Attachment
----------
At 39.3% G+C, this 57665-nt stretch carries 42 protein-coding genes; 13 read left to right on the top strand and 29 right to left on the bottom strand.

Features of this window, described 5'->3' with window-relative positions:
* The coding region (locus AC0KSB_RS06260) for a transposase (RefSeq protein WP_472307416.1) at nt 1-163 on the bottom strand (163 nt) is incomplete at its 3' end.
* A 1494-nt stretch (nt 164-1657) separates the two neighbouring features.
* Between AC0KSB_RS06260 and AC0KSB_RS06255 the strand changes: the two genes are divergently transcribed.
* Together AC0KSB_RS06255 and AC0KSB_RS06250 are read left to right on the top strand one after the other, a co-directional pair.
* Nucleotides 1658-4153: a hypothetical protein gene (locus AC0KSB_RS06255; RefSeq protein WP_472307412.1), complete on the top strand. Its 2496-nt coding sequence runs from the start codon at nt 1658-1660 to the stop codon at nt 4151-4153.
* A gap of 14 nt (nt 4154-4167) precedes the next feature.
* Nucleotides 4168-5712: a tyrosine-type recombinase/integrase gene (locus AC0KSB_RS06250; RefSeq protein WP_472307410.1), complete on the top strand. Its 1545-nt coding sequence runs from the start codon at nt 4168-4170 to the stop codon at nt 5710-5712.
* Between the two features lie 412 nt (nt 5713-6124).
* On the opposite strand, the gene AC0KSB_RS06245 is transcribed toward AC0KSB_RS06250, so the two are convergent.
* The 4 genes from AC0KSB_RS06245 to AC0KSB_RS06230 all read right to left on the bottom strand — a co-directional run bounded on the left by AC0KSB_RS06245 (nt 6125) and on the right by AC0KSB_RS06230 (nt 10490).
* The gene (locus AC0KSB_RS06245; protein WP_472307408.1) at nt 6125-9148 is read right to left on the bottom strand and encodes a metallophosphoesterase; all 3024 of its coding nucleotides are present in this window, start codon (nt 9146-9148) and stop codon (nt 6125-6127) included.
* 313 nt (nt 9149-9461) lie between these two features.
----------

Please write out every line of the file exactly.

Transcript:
At 39.3% G+C, this 57665-nt stretch carries 42 protein-coding genes; 13 read left to right on the top strand and 29 right to left on the bottom strand.

Features of this window, described 5'->3' with window-relative positions:
* The coding region (locus AC0KSB_RS06260) for a transposase (RefSeq protein WP_472307416.1) at nt 1-163 on the bottom strand (163 nt) is incomplete at its 3' end.
* A 1494-nt stretch (nt 164-1657) separates the two neighbouring features.
* Between AC0KSB_RS06260 and AC0KSB_RS06255 the strand changes: the two genes are divergently transcribed.
* Together AC0KSB_RS06255 and AC0KSB_RS06250 are read left to right on the top strand one after the other, a co-directional pair.
* Nucleotides 1658-4153: a hypothetical protein gene (locus AC0KSB_RS06255; RefSeq protein WP_472307412.1), complete on the top strand. Its 2496-nt coding sequence runs from the start codon at nt 1658-1660 to the stop codon at nt 4151-4153.
* A gap of 14 nt (nt 4154-4167) precedes the next feature.
* Nucleotides 4168-5712: a tyrosine-type recombinase/integrase gene (locus AC0KSB_RS06250; RefSeq protein WP_472307410.1), complete on the top strand. Its 1545-nt coding sequence runs from the start codon at nt 4168-4170 to the stop codon at nt 5710-5712.
* Between the two features lie 412 nt (nt 5713-6124).
* On the opposite strand, the gene AC0KSB_RS06245 is transcribed toward AC0KSB_RS06250, so the two are convergent.
* The 4 genes from AC0KSB_RS06245 to AC0KSB_RS06230 all read right to left on the bottom strand — a co-directional run bounded on the left by AC0KSB_RS06245 (nt 6125) and on the right by AC0KSB_RS06230 (nt 10490).
* The gene (locus AC0KSB_RS06245; protein WP_472307408.1) at nt 6125-9148 is read right to left on the bottom strand and encodes a metallophosphoesterase; all 3024 of its coding nucleotides are present in this window, start codon (nt 9146-9148) and stop codon (nt 6125-6127) included.
* 313 nt (nt 9149-9461) lie between these two features.